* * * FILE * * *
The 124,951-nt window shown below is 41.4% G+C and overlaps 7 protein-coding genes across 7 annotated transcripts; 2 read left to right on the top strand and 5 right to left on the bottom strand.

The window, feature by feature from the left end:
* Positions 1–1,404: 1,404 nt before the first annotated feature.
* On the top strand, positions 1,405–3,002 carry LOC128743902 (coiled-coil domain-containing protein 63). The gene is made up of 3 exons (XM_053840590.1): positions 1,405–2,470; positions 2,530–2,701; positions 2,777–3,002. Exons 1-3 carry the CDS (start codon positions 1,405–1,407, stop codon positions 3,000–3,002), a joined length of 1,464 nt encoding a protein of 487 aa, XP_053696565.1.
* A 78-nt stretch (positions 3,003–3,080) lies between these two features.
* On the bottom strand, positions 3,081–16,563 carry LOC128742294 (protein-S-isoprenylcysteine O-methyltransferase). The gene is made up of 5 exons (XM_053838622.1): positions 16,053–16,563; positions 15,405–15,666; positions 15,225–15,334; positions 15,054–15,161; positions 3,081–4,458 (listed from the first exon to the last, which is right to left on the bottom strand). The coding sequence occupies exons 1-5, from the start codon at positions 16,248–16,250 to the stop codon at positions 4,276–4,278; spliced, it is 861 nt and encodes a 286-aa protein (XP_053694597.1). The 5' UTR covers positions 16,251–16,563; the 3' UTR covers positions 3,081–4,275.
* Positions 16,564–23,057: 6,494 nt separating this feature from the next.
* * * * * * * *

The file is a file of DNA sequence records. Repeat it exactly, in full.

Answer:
The 124,951-nt window shown below is 41.4% G+C and overlaps 7 protein-coding genes across 7 annotated transcripts; 2 read left to right on the top strand and 5 right to left on the bottom strand.

The window, feature by feature from the left end:
* Positions 1–1,404: 1,404 nt before the first annotated feature.
* On the top strand, positions 1,405–3,002 carry LOC128743902 (coiled-coil domain-containing protein 63). The gene is made up of 3 exons (XM_053840590.1): positions 1,405–2,470; positions 2,530–2,701; positions 2,777–3,002. Exons 1-3 carry the CDS (start codon positions 1,405–1,407, stop codon positions 3,000–3,002), a joined length of 1,464 nt encoding a protein of 487 aa, XP_053696565.1.
* A 78-nt stretch (positions 3,003–3,080) lies between these two features.
* On the bottom strand, positions 3,081–16,563 carry LOC128742294 (protein-S-isoprenylcysteine O-methyltransferase). The gene is made up of 5 exons (XM_053838622.1): positions 16,053–16,563; positions 15,405–15,666; positions 15,225–15,334; positions 15,054–15,161; positions 3,081–4,458 (listed from the first exon to the last, which is right to left on the bottom strand). The coding sequence occupies exons 1-5, from the start codon at positions 16,248–16,250 to the stop codon at positions 4,276–4,278; spliced, it is 861 nt and encodes a 286-aa protein (XP_053694597.1). The 5' UTR covers positions 16,251–16,563; the 3' UTR covers positions 3,081–4,275.
* Positions 16,564–23,057: 6,494 nt separating this feature from the next.